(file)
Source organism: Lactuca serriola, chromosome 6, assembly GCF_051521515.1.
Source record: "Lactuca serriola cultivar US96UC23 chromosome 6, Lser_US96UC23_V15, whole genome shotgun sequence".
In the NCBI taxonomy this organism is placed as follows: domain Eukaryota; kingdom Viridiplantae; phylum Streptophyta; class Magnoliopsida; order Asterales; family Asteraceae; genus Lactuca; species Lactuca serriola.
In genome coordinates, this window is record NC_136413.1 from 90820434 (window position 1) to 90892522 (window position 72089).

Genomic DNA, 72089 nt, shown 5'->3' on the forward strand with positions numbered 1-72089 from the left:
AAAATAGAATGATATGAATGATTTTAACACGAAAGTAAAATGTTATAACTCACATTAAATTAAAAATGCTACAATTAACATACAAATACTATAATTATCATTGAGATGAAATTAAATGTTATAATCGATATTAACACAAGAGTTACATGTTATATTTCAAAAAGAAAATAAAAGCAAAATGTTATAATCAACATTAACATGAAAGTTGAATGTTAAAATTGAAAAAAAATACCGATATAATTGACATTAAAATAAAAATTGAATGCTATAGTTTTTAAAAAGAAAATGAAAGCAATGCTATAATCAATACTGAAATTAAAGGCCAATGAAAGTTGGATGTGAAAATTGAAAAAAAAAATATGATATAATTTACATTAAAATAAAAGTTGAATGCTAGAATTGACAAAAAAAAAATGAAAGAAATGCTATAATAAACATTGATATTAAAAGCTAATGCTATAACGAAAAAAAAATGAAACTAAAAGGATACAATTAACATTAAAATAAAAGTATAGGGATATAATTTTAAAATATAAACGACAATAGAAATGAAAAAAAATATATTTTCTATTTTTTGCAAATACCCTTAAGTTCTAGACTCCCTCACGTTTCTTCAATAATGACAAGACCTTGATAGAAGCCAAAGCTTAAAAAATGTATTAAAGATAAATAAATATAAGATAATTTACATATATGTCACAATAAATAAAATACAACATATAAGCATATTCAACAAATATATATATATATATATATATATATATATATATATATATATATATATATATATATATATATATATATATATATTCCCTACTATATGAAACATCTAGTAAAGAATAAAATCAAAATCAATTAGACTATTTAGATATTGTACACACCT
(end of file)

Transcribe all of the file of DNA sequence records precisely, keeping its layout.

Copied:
Source organism: Lactuca serriola, chromosome 6, assembly GCF_051521515.1.
Source record: "Lactuca serriola cultivar US96UC23 chromosome 6, Lser_US96UC23_V15, whole genome shotgun sequence".
In the NCBI taxonomy this organism is placed as follows: domain Eukaryota; kingdom Viridiplantae; phylum Streptophyta; class Magnoliopsida; order Asterales; family Asteraceae; genus Lactuca; species Lactuca serriola.
In genome coordinates, this window is record NC_136413.1 from 90820434 (window position 1) to 90892522 (window position 72089).

Genomic DNA, 72089 nt, shown 5'->3' on the forward strand with positions numbered 1-72089 from the left:
AAAATAGAATGATATGAATGATTTTAACACGAAAGTAAAATGTTATAACTCACATTAAATTAAAAATGCTACAATTAACATACAAATACTATAATTATCATTGAGATGAAATTAAATGTTATAATCGATATTAACACAAGAGTTACATGTTATATTTCAAAAAGAAAATAAAAGCAAAATGTTATAATCAACATTAACATGAAAGTTGAATGTTAAAATTGAAAAAAAATACCGATATAATTGACATTAAAATAAAAATTGAATGCTATAGTTTTTAAAAAGAAAATGAAAGCAATGCTATAATCAATACTGAAATTAAAGGCCAATGAAAGTTGGATGTGAAAATTGAAAAAAAAAATATGATATAATTTACATTAAAATAAAAGTTGAATGCTAGAATTGACAAAAAAAAAATGAAAGAAATGCTATAATAAACATTGATATTAAAAGCTAATGCTATAACGAAAAAAAAATGAAACTAAAAGGATACAATTAACATTAAAATAAAAGTATAGGGATATAATTTTAAAATATAAACGACAATAGAAATGAAAAAAAATATATTTTCTATTTTTTGCAAATACCCTTAAGTTCTAGACTCCCTCACGTTTCTTCAATAATGACAAGACCTTGATAGAAGCCAAAGCTTAAAAAATGTATTAAAGATAAATAAATATAAGATAATTTACATATATGTCACAATAAATAAAATACAACATATAAGCATATTCAACAAATATATATATATATATATATATATATATATATATATATATATATATATATATATATATATATATATATATATATTCCCTACTATATGAAACATCTAGTAAAGAATAAAATCAAAATCAATTAGACTATTTAGATATTGTACACACCT